The truth is there are no good reasons to make wholesale changes in any program that is holding its own other than money. If the costs rise above what the budget allows a producer has no choice but to deal with the financial realities. But when change comes via the whim of an exec it is time to change the exec, not the program.

There are countless examples on both sides of this equation. CBC Radio 2 is one of my favorite examples. Take a national channel that has a large and devoutly loyal audience, that in most of the country is the only provider of serious classical music and change it so that classical is moved away from the highest listening periods and replace it with a mishmash that is impossible to describe or to explain and watch the ratings go down the drain.

In an age where everyone is desperate for a niche that guarantees audience, CBC Radio threw the niche they had away. It is beyond stupid. The biggest winners in this one were the NPR border stations and classical music stations in Buffalo, Seattle and Detroit.

The same kind of story took place at CBC TV’s The National. Wholesale change for what appears to be no strong reason. The result: the ratings are in the toilet and not a single viewer I have spoken to or heard from likes the new newscast.

For me the most egregious and radical change comes from a network that doesn’t usually make these kinds of mistakes, CTV. Canada AM is a show that is close to my heart. I worked on the show for six years, including close to five years running the place. In the day, with hosts like Norm Perry, Helen Hutchinson, Keith Morrison, Valerie Pringle and Carole Taylor Canada AM was one of the most important news programs in Canada. Every day the top politicians and newsmakers involved in the biggest news stories of the day felt they had to appear and explain their role in whatever was going on. Not a week went by when the daily newspapers across the country didn’t quote from an interview seen on Canada’s first morning news and current affairs program. Most weeks the AM crew actually broke stories.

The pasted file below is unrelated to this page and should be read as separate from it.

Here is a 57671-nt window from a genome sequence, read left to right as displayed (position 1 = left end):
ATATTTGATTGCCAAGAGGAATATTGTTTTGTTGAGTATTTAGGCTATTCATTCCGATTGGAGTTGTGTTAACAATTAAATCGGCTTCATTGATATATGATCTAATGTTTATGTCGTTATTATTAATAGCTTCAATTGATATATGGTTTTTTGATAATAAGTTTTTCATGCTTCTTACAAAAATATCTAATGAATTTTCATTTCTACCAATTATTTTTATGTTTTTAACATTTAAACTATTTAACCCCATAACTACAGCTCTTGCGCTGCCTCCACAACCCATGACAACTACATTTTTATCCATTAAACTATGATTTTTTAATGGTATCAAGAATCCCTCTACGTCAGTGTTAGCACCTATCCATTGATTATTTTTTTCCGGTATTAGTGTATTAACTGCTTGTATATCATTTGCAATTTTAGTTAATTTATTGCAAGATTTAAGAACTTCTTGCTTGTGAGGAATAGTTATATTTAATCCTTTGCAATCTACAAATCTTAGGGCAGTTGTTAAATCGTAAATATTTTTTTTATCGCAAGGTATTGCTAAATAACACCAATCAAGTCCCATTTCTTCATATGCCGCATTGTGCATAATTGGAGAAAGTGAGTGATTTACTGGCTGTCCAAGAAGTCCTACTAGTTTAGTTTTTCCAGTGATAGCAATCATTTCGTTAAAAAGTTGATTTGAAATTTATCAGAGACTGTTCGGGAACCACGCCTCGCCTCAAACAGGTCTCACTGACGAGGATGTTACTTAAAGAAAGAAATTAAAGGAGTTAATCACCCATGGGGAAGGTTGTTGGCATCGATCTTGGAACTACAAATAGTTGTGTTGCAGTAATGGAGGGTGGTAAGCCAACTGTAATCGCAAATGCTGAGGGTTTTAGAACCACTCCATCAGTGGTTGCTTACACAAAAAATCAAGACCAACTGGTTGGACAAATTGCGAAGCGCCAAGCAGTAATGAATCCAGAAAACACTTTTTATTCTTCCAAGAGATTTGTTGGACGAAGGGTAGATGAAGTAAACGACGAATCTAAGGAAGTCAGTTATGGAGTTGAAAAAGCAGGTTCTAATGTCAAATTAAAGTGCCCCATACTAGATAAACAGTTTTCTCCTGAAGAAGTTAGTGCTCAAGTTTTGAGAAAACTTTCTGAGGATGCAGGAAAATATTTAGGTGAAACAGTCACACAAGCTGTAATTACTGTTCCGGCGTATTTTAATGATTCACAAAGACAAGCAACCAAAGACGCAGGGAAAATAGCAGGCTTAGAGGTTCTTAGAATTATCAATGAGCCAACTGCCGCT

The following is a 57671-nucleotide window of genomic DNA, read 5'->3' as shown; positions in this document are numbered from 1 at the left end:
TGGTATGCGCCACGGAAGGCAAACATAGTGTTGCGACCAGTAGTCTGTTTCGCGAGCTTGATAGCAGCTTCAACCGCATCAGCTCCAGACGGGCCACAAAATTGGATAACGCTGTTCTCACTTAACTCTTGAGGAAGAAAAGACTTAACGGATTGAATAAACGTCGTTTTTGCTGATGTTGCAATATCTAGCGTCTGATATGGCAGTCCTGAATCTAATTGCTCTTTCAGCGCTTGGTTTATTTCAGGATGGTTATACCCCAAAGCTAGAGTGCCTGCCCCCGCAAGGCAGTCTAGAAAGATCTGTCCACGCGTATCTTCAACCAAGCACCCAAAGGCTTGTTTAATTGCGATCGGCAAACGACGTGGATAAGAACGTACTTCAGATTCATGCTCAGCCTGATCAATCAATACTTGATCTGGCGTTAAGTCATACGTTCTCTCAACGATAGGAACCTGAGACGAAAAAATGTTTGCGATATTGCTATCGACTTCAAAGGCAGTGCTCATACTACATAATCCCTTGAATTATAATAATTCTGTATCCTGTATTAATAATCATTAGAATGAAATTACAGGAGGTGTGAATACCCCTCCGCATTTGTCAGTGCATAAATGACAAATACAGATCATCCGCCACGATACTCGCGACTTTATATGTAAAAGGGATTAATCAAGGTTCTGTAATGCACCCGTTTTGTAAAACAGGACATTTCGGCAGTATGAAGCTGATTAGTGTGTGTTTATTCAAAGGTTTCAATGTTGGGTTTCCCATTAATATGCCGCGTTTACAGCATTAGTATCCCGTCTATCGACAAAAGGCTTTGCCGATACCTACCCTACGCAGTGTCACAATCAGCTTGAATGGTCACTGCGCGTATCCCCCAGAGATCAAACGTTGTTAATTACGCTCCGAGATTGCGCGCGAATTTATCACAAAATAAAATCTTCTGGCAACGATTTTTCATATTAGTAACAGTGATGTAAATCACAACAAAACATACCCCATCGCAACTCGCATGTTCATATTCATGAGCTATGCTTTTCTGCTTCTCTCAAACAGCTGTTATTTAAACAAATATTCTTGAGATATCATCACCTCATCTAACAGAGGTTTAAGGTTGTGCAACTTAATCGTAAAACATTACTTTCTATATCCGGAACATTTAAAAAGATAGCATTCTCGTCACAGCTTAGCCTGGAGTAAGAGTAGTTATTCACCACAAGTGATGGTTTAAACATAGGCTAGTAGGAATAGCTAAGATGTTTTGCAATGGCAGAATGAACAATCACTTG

Yes, there were entertainers and quirky stories, but these were reserved for the final 30 minutes and only if there wasn’t a breaking news story that needed more coverage.

For those of you who love the celebrity gossip and interviews this may sound dreary, but in fact it was exciting TV. Every interview was live and every issue discussed totally current. The proof was the huge and loyal audience. On average the show had 750,000 viewers in homes. On many days it was over a million. All of this without counting audience members in hotel rooms, restaurants and offices.

Today few people are watching what can only be described as a long version of E-Talk. Celebrity after celebrity spit out the same hackneyed tripe that they spouted two days ago on the endless celebrity gossip shows that dominate early evening TV fare. The interviews are mostly on tape so there is no real excitement generated. The news is mostly relegated to the newscast. And to make matters worse, almost all the personality on the show comes from the weatherman, Jeff Hutcheson. Canada AM has become a great advertisement for morning radio.